Forcing undergraduates to take courses on sexual consent will not arrest the problem of sexual misconduct and it will not help to change behaviour (Courses at unis to educate students on sexual consent, Aug 25).
The Straits Times report noted that students have the option to take the course online. This merely pulls focus from the need for more meaningful action. Instead, face-to-face training delivered by experts would be more suitable. The universities are doing this but more can be done to enhance such workshops by engaging more professional trainers to cover a wider spectrum of the student population.
The correct approach must be community-based because a one-off module is far from sufficient to affect widespread and systemic changes within a university. This must be a multi-faceted campaign. Providing opportunities for personal participation and engagement is best.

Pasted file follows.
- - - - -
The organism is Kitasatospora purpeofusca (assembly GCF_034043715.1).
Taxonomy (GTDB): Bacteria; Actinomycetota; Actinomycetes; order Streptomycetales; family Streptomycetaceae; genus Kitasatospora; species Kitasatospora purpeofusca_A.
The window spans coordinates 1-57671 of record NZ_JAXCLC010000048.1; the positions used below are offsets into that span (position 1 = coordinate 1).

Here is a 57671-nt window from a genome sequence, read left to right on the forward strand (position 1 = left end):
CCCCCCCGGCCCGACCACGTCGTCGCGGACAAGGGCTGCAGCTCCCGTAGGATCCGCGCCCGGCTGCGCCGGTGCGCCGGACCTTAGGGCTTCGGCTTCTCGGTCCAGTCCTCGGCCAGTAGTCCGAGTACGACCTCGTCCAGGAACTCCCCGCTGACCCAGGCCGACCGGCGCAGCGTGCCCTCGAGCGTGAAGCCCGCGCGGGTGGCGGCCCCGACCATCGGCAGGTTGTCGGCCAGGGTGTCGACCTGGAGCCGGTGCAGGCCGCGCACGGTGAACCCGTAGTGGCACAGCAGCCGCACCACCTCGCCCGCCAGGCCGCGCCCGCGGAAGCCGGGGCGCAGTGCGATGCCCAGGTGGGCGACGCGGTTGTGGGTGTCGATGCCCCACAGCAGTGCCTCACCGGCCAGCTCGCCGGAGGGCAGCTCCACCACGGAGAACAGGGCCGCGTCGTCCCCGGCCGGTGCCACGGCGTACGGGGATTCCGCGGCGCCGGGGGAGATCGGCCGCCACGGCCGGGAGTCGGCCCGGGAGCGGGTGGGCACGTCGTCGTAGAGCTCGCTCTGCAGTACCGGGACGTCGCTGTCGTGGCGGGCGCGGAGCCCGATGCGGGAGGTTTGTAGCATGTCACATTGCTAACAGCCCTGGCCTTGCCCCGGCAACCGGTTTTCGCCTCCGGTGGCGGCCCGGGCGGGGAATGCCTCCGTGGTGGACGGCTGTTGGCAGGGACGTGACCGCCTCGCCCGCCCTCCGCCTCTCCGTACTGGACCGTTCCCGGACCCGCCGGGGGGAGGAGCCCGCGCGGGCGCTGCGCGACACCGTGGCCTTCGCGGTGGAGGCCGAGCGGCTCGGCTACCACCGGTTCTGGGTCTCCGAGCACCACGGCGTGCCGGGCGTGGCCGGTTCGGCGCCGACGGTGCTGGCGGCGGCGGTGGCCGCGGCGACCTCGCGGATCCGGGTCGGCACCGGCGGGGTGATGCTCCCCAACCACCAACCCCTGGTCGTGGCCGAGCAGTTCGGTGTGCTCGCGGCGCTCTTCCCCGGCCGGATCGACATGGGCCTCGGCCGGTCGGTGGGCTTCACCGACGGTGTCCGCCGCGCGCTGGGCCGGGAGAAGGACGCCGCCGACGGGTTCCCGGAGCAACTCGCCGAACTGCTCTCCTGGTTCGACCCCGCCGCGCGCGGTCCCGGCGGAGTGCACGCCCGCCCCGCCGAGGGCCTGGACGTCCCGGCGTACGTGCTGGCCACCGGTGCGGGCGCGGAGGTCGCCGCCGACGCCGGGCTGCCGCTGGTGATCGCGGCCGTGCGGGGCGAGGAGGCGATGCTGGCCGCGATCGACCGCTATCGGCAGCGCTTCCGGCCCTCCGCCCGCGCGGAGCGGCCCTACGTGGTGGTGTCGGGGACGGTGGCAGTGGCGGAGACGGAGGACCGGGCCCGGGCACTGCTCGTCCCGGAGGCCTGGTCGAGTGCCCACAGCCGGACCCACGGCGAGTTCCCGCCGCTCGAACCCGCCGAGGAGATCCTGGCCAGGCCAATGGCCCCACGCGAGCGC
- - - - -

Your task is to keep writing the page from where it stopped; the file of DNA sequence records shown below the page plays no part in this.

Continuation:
In fact, education on sexual consent and ethics must start at a younger age.
It should be treated as a lifelong learning endeavour if we hope to generate meaningful change over the long term.
Cheng Choon Fei